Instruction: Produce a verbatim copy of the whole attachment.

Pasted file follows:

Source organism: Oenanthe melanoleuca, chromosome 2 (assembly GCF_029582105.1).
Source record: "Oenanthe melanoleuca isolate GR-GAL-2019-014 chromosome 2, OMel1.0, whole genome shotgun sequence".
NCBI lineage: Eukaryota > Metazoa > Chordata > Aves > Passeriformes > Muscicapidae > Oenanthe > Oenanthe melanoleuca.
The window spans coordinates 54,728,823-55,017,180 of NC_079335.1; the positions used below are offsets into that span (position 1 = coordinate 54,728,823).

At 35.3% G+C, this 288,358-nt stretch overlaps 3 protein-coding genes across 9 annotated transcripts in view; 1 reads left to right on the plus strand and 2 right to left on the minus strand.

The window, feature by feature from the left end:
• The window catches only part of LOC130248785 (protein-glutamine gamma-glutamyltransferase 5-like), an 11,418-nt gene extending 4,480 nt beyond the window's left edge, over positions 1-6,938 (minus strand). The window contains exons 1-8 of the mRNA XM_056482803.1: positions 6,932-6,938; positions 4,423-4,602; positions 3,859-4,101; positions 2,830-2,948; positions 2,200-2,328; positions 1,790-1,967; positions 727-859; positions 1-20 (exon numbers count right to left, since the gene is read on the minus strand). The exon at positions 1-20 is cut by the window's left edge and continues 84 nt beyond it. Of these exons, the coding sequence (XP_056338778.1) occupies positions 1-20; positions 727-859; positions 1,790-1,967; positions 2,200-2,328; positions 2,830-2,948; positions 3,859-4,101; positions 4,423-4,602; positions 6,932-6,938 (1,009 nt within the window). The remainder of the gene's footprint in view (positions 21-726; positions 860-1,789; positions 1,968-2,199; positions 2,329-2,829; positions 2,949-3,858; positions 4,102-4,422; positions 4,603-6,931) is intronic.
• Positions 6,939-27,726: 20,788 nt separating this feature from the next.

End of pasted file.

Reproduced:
Source organism: Oenanthe melanoleuca, chromosome 2 (assembly GCF_029582105.1).
Source record: "Oenanthe melanoleuca isolate GR-GAL-2019-014 chromosome 2, OMel1.0, whole genome shotgun sequence".
NCBI lineage: Eukaryota > Metazoa > Chordata > Aves > Passeriformes > Muscicapidae > Oenanthe > Oenanthe melanoleuca.
The window spans coordinates 54,728,823-55,017,180 of NC_079335.1; the positions used below are offsets into that span (position 1 = coordinate 54,728,823).

At 35.3% G+C, this 288,358-nt stretch overlaps 3 protein-coding genes across 9 annotated transcripts in view; 1 reads left to right on the plus strand and 2 right to left on the minus strand.

The window, feature by feature from the left end:
• The window catches only part of LOC130248785 (protein-glutamine gamma-glutamyltransferase 5-like), an 11,418-nt gene extending 4,480 nt beyond the window's left edge, over positions 1-6,938 (minus strand). The window contains exons 1-8 of the mRNA XM_056482803.1: positions 6,932-6,938; positions 4,423-4,602; positions 3,859-4,101; positions 2,830-2,948; positions 2,200-2,328; positions 1,790-1,967; positions 727-859; positions 1-20 (exon numbers count right to left, since the gene is read on the minus strand). The exon at positions 1-20 is cut by the window's left edge and continues 84 nt beyond it. Of these exons, the coding sequence (XP_056338778.1) occupies positions 1-20; positions 727-859; positions 1,790-1,967; positions 2,200-2,328; positions 2,830-2,948; positions 3,859-4,101; positions 4,423-4,602; positions 6,932-6,938 (1,009 nt within the window). The remainder of the gene's footprint in view (positions 21-726; positions 860-1,789; positions 1,968-2,199; positions 2,329-2,829; positions 2,949-3,858; positions 4,102-4,422; positions 4,603-6,931) is intronic.
• Positions 6,939-27,726: 20,788 nt separating this feature from the next.